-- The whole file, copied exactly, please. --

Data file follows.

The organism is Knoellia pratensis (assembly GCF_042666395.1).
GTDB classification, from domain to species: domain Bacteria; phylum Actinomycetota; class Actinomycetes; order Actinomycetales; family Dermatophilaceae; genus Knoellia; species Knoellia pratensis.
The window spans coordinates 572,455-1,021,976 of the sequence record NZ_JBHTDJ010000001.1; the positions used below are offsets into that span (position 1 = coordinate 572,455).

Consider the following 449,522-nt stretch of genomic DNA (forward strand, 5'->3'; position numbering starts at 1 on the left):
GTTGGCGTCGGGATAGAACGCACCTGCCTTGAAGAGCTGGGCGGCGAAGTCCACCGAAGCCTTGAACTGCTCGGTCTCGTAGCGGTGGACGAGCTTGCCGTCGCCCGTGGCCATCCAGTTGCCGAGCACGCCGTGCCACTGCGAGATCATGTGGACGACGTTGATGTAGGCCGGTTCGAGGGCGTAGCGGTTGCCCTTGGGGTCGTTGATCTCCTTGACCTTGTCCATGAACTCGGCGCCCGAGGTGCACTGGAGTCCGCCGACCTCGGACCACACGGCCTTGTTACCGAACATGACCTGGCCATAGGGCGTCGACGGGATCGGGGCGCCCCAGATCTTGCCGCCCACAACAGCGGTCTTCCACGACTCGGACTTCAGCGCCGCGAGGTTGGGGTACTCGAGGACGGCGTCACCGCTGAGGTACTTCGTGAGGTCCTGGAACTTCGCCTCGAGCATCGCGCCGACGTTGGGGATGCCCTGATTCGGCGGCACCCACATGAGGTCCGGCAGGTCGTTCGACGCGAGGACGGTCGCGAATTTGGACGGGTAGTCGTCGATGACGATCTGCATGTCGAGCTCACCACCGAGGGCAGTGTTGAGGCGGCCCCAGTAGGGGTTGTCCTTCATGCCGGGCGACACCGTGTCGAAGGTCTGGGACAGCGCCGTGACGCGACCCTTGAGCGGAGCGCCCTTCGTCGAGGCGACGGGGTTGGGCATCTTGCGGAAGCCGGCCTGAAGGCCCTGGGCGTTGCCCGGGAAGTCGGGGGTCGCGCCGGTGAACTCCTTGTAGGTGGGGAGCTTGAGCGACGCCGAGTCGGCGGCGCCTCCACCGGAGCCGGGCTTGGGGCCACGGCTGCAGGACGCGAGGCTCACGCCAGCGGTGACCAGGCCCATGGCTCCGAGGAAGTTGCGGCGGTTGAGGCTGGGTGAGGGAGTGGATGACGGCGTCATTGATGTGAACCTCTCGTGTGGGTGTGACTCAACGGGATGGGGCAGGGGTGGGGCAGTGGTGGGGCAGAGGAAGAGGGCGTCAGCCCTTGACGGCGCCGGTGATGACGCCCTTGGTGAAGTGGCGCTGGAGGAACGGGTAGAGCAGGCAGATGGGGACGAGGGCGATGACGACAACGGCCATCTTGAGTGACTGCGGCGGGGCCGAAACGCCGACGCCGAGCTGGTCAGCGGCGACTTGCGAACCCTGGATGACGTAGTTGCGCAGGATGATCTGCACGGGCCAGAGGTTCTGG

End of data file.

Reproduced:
The organism is Knoellia pratensis (assembly GCF_042666395.1).
GTDB classification, from domain to species: domain Bacteria; phylum Actinomycetota; class Actinomycetes; order Actinomycetales; family Dermatophilaceae; genus Knoellia; species Knoellia pratensis.
The window spans coordinates 572,455-1,021,976 of the sequence record NZ_JBHTDJ010000001.1; the positions used below are offsets into that span (position 1 = coordinate 572,455).

Consider the following 449,522-nt stretch of genomic DNA (forward strand, 5'->3'; position numbering starts at 1 on the left):
GTTGGCGTCGGGATAGAACGCACCTGCCTTGAAGAGCTGGGCGGCGAAGTCCACCGAAGCCTTGAACTGCTCGGTCTCGTAGCGGTGGACGAGCTTGCCGTCGCCCGTGGCCATCCAGTTGCCGAGCACGCCGTGCCACTGCGAGATCATGTGGACGACGTTGATGTAGGCCGGTTCGAGGGCGTAGCGGTTGCCCTTGGGGTCGTTGATCTCCTTGACCTTGTCCATGAACTCGGCGCCCGAGGTGCACTGGAGTCCGCCGACCTCGGACCACACGGCCTTGTTACCGAACATGACCTGGCCATAGGGCGTCGACGGGATCGGGGCGCCCCAGATCTTGCCGCCCACAACAGCGGTCTTCCACGACTCGGACTTCAGCGCCGCGAGGTTGGGGTACTCGAGGACGGCGTCACCGCTGAGGTACTTCGTGAGGTCCTGGAACTTCGCCTCGAGCATCGCGCCGACGTTGGGGATGCCCTGATTCGGCGGCACCCACATGAGGTCCGGCAGGTCGTTCGACGCGAGGACGGTCGCGAATTTGGACGGGTAGTCGTCGATGACGATCTGCATGTCGAGCTCACCACCGAGGGCAGTGTTGAGGCGGCCCCAGTAGGGGTTGTCCTTCATGCCGGGCGACACCGTGTCGAAGGTCTGGGACAGCGCCGTGACGCGACCCTTGAGCGGAGCGCCCTTCGTCGAGGCGACGGGGTTGGGCATCTTGCGGAAGCCGGCCTGAAGGCCCTGGGCGTTGCCCGGGAAGTCGGGGGTCGCGCCGGTGAACTCCTTGTAGGTGGGGAGCTTGAGCGACGCCGAGTCGGCGGCGCCTCCACCGGAGCCGGGCTTGGGGCCACGGCTGCAGGACGCGAGGCTCACGCCAGCGGTGACCAGGCCCATGGCTCCGAGGAAGTTGCGGCGGTTGAGGCTGGGTGAGGGAGTGGATGACGGCGTCATTGATGTGAACCTCTCGTGTGGGTGTGACTCAACGGGATGGGGCAGGGGTGGGGCAGTGGTGGGGCAGAGGAAGAGGGCGTCAGCCCTTGACGGCGCCGGTGATGACGCCCTTGGTGAAGTGGCGCTGGAGGAACGGGTAGAGCAGGCAGATGGGGACGAGGGCGATGACGACAACGGCCATCTTGAGTGACTGCGGCGGGGCCGAAACGCCGACGCCGAGCTGGTCAGCGGCGACTTGCGAACCCTGGATGACGTAGTTGCGCAGGATGATCTGCACGGGCCAGAGGTTCTGG